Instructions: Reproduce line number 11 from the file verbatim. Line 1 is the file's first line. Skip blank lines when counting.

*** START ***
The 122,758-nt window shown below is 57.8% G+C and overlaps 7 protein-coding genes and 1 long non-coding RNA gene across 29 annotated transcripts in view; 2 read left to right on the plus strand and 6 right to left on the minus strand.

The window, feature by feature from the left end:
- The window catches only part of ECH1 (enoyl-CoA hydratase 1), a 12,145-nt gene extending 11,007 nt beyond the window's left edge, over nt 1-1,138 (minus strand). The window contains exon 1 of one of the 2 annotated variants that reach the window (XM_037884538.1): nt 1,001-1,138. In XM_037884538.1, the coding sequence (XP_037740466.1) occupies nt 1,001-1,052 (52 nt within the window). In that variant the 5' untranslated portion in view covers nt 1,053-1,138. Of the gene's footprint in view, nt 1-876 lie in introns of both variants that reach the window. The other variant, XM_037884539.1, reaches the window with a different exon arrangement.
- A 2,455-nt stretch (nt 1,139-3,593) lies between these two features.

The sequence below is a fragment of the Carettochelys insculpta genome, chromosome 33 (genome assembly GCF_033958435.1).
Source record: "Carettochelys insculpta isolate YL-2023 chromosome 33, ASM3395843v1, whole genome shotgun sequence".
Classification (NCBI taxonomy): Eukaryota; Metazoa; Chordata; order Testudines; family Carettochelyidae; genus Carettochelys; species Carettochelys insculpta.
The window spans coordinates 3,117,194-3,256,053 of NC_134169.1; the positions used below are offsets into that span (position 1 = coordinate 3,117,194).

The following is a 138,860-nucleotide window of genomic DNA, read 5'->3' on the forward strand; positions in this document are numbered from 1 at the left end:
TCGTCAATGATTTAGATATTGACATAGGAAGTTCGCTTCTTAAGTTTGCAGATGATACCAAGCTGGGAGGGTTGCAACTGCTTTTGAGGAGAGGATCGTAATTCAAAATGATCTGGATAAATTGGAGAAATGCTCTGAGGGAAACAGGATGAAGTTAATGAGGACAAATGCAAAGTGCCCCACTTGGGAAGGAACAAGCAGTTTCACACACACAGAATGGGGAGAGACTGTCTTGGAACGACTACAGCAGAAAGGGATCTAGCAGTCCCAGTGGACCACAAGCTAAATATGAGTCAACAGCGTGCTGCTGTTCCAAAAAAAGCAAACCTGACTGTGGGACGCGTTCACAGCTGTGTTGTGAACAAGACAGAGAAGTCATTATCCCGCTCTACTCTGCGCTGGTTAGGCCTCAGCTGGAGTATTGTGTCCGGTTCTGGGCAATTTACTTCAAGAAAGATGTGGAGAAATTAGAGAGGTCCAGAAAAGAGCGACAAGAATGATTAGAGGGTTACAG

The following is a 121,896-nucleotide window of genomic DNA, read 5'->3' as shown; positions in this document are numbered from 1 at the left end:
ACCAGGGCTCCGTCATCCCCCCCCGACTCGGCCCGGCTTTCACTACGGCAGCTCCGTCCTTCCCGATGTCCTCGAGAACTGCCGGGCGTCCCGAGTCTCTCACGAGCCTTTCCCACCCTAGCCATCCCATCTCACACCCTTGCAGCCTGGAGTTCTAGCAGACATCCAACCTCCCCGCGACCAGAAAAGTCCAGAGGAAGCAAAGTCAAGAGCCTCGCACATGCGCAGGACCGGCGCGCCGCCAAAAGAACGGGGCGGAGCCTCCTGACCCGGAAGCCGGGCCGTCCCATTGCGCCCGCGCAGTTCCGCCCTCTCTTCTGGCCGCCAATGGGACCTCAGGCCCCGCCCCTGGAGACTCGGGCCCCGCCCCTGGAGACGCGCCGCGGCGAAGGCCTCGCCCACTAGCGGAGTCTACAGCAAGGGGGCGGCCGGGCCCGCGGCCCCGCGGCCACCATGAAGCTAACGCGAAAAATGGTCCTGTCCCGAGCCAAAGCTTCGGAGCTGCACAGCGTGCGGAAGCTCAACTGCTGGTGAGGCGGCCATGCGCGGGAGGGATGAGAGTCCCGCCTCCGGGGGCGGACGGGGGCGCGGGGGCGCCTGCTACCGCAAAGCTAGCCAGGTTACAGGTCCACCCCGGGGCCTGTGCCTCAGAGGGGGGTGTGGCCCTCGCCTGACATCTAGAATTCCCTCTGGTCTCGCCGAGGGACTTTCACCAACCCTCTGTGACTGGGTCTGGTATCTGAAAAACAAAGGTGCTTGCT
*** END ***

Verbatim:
The following is a 121,896-nucleotide window of genomic DNA, read 5'->3' as shown; positions in this document are numbered from 1 at the left end: